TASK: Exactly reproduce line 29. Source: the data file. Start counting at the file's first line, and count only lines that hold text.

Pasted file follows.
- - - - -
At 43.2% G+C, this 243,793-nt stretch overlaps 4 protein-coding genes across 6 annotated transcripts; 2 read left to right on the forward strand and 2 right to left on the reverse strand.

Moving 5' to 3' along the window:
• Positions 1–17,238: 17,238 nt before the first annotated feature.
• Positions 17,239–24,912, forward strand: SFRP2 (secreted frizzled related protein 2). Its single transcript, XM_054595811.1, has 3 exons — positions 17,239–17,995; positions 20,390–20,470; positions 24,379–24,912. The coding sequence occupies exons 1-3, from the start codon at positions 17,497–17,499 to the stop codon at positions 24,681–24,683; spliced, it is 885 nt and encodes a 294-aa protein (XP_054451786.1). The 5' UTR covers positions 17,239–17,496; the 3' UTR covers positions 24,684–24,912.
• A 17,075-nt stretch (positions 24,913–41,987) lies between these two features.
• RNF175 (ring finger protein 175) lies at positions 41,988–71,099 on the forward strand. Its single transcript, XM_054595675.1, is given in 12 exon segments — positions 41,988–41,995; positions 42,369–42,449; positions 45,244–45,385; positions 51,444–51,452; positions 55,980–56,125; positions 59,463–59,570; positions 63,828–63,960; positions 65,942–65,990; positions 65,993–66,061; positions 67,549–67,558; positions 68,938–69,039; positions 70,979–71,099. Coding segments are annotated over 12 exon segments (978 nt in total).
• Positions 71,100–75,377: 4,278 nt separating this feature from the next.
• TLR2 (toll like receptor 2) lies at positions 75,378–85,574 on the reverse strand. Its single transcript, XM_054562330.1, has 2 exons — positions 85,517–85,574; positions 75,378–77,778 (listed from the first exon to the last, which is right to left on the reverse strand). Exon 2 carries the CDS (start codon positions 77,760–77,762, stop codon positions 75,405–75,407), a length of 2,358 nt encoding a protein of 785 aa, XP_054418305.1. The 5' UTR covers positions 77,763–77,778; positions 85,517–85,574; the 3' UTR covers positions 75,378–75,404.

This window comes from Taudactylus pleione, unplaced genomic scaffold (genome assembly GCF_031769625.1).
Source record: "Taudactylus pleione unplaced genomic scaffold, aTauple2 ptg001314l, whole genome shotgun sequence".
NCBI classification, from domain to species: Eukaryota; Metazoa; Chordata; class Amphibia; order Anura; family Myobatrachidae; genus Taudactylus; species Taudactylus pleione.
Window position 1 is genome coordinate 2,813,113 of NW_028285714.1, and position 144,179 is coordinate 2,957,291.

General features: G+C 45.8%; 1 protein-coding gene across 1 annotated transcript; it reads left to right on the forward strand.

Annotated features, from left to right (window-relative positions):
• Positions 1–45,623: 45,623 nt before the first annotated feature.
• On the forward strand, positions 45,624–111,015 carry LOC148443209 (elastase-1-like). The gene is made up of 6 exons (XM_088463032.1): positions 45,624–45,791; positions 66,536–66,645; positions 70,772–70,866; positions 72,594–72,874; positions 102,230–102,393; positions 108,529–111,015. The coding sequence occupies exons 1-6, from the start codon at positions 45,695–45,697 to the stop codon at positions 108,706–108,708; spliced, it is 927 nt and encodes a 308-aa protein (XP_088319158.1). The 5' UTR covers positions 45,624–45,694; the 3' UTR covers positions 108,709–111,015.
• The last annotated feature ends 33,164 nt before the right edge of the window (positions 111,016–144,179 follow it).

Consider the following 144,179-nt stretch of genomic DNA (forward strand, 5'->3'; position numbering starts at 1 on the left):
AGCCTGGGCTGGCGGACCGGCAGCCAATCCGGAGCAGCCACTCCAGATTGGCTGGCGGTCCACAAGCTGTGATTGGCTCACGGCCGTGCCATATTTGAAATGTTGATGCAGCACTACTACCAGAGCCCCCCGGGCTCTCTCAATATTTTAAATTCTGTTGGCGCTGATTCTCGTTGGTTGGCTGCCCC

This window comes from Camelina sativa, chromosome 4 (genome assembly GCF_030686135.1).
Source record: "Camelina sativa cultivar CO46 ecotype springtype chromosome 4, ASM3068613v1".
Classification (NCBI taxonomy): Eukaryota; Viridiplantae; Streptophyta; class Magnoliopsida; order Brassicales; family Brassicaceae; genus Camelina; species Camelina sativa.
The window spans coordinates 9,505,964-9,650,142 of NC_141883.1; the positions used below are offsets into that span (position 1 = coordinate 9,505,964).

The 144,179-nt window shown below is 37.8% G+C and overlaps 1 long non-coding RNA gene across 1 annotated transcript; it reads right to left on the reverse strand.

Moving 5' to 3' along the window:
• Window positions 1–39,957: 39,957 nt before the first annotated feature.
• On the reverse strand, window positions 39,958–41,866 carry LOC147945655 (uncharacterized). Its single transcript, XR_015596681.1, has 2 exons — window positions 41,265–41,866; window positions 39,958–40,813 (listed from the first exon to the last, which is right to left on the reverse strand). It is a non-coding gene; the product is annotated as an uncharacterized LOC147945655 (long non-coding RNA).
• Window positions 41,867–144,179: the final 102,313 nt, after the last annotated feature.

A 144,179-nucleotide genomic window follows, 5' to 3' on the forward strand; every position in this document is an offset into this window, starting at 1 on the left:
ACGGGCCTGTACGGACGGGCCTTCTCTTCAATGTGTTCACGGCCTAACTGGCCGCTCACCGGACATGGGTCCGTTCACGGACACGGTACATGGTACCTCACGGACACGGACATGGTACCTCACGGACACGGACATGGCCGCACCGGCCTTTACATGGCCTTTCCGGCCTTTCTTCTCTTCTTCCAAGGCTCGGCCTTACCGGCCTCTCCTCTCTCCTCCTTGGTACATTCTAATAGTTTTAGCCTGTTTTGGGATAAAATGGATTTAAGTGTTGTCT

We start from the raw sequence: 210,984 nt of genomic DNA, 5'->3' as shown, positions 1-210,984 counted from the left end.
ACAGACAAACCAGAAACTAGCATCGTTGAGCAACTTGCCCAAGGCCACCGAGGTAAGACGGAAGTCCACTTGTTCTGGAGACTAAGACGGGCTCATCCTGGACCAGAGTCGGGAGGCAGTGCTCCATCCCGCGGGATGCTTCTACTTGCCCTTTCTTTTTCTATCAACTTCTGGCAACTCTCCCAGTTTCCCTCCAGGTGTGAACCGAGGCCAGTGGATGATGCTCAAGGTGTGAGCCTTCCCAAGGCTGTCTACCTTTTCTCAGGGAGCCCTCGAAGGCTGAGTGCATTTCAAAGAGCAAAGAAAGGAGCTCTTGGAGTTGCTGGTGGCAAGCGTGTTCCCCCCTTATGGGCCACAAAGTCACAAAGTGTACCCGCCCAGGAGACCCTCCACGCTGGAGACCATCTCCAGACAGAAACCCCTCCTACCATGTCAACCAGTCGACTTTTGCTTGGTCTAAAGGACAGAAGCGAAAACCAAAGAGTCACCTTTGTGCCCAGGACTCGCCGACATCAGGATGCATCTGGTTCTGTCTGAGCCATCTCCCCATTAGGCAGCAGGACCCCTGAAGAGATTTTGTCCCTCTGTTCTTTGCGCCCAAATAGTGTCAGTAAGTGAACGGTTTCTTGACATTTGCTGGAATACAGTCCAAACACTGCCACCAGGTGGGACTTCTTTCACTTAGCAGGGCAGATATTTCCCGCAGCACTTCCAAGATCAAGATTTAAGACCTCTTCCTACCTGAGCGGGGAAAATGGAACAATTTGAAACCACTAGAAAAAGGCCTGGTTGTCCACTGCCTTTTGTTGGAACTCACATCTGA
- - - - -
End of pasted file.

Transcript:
A 144,179-nucleotide genomic window follows, 5' to 3' on the forward strand; every position in this document is an offset into this window, starting at 1 on the left: